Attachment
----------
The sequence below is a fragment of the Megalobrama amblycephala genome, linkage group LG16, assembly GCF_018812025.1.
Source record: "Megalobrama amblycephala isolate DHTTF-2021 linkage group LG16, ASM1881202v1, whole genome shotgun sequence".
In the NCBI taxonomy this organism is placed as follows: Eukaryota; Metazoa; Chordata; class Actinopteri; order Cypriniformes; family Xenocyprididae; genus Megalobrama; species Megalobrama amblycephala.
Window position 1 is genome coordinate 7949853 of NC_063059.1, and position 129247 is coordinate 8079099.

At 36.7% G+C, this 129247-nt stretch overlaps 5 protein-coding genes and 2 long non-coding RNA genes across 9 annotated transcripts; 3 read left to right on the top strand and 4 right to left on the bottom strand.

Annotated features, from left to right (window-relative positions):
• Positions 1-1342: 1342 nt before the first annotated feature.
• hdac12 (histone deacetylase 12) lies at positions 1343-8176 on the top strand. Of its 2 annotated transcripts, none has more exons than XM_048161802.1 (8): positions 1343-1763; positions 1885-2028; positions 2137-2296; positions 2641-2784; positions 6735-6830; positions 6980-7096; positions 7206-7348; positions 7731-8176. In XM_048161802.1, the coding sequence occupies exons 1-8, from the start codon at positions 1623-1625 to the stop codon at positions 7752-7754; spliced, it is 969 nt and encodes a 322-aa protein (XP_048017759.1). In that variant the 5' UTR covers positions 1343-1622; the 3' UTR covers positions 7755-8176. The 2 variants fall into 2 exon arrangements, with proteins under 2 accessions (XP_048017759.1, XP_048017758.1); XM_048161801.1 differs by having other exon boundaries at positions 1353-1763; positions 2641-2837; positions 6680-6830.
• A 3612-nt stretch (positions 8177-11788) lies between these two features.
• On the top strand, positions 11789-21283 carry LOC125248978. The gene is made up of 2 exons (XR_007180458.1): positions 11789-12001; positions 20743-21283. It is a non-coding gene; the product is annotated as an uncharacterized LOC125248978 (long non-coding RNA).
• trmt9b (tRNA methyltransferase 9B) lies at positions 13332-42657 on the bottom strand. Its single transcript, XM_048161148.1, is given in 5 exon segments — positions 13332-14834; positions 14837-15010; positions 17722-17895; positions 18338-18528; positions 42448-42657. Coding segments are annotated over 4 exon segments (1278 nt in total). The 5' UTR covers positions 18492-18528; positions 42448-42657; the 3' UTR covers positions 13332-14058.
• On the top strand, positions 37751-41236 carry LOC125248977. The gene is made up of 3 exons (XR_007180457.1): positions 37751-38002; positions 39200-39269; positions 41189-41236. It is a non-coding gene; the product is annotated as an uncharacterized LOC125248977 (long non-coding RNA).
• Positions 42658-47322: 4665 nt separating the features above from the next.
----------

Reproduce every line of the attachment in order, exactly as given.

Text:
The sequence below is a fragment of the Megalobrama amblycephala genome, linkage group LG16, assembly GCF_018812025.1.
Source record: "Megalobrama amblycephala isolate DHTTF-2021 linkage group LG16, ASM1881202v1, whole genome shotgun sequence".
In the NCBI taxonomy this organism is placed as follows: Eukaryota; Metazoa; Chordata; class Actinopteri; order Cypriniformes; family Xenocyprididae; genus Megalobrama; species Megalobrama amblycephala.
Window position 1 is genome coordinate 7949853 of NC_063059.1, and position 129247 is coordinate 8079099.

At 36.7% G+C, this 129247-nt stretch overlaps 5 protein-coding genes and 2 long non-coding RNA genes across 9 annotated transcripts; 3 read left to right on the top strand and 4 right to left on the bottom strand.

Annotated features, from left to right (window-relative positions):
• Positions 1-1342: 1342 nt before the first annotated feature.
• hdac12 (histone deacetylase 12) lies at positions 1343-8176 on the top strand. Of its 2 annotated transcripts, none has more exons than XM_048161802.1 (8): positions 1343-1763; positions 1885-2028; positions 2137-2296; positions 2641-2784; positions 6735-6830; positions 6980-7096; positions 7206-7348; positions 7731-8176. In XM_048161802.1, the coding sequence occupies exons 1-8, from the start codon at positions 1623-1625 to the stop codon at positions 7752-7754; spliced, it is 969 nt and encodes a 322-aa protein (XP_048017759.1). In that variant the 5' UTR covers positions 1343-1622; the 3' UTR covers positions 7755-8176. The 2 variants fall into 2 exon arrangements, with proteins under 2 accessions (XP_048017759.1, XP_048017758.1); XM_048161801.1 differs by having other exon boundaries at positions 1353-1763; positions 2641-2837; positions 6680-6830.
• A 3612-nt stretch (positions 8177-11788) lies between these two features.
• On the top strand, positions 11789-21283 carry LOC125248978. The gene is made up of 2 exons (XR_007180458.1): positions 11789-12001; positions 20743-21283. It is a non-coding gene; the product is annotated as an uncharacterized LOC125248978 (long non-coding RNA).
• trmt9b (tRNA methyltransferase 9B) lies at positions 13332-42657 on the bottom strand. Its single transcript, XM_048161148.1, is given in 5 exon segments — positions 13332-14834; positions 14837-15010; positions 17722-17895; positions 18338-18528; positions 42448-42657. Coding segments are annotated over 4 exon segments (1278 nt in total). The 5' UTR covers positions 18492-18528; positions 42448-42657; the 3' UTR covers positions 13332-14058.
• On the top strand, positions 37751-41236 carry LOC125248977. The gene is made up of 3 exons (XR_007180457.1): positions 37751-38002; positions 39200-39269; positions 41189-41236. It is a non-coding gene; the product is annotated as an uncharacterized LOC125248977 (long non-coding RNA).
• Positions 42658-47322: 4665 nt separating the features above from the next.